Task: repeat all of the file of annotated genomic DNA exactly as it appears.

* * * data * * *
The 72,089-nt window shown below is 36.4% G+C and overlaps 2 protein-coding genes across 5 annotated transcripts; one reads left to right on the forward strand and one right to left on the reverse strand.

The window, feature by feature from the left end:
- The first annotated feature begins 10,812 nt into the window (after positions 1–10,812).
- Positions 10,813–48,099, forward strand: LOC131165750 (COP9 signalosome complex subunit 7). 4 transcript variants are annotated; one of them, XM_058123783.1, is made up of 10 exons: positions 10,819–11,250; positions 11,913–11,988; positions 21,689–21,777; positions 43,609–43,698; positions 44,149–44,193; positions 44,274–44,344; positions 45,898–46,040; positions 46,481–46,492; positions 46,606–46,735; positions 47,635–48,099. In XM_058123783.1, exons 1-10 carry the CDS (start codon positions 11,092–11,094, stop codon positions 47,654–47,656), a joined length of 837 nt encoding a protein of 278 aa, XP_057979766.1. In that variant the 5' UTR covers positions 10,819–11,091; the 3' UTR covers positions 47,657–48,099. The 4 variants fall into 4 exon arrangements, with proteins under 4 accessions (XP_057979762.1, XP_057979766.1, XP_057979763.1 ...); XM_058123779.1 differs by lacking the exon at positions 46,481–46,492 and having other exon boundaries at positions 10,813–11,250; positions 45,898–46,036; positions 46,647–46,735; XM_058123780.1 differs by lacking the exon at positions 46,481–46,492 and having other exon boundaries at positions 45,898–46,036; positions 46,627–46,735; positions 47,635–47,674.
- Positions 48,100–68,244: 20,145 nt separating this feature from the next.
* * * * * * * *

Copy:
The 72,089-nt window shown below is 36.4% G+C and overlaps 2 protein-coding genes across 5 annotated transcripts; one reads left to right on the forward strand and one right to left on the reverse strand.

The window, feature by feature from the left end:
- The first annotated feature begins 10,812 nt into the window (after positions 1–10,812).
- Positions 10,813–48,099, forward strand: LOC131165750 (COP9 signalosome complex subunit 7). 4 transcript variants are annotated; one of them, XM_058123783.1, is made up of 10 exons: positions 10,819–11,250; positions 11,913–11,988; positions 21,689–21,777; positions 43,609–43,698; positions 44,149–44,193; positions 44,274–44,344; positions 45,898–46,040; positions 46,481–46,492; positions 46,606–46,735; positions 47,635–48,099. In XM_058123783.1, exons 1-10 carry the CDS (start codon positions 11,092–11,094, stop codon positions 47,654–47,656), a joined length of 837 nt encoding a protein of 278 aa, XP_057979766.1. In that variant the 5' UTR covers positions 10,819–11,091; the 3' UTR covers positions 47,657–48,099. The 4 variants fall into 4 exon arrangements, with proteins under 4 accessions (XP_057979762.1, XP_057979766.1, XP_057979763.1 ...); XM_058123779.1 differs by lacking the exon at positions 46,481–46,492 and having other exon boundaries at positions 10,813–11,250; positions 45,898–46,036; positions 46,647–46,735; XM_058123780.1 differs by lacking the exon at positions 46,481–46,492 and having other exon boundaries at positions 45,898–46,036; positions 46,627–46,735; positions 47,635–47,674.
- Positions 48,100–68,244: 20,145 nt separating this feature from the next.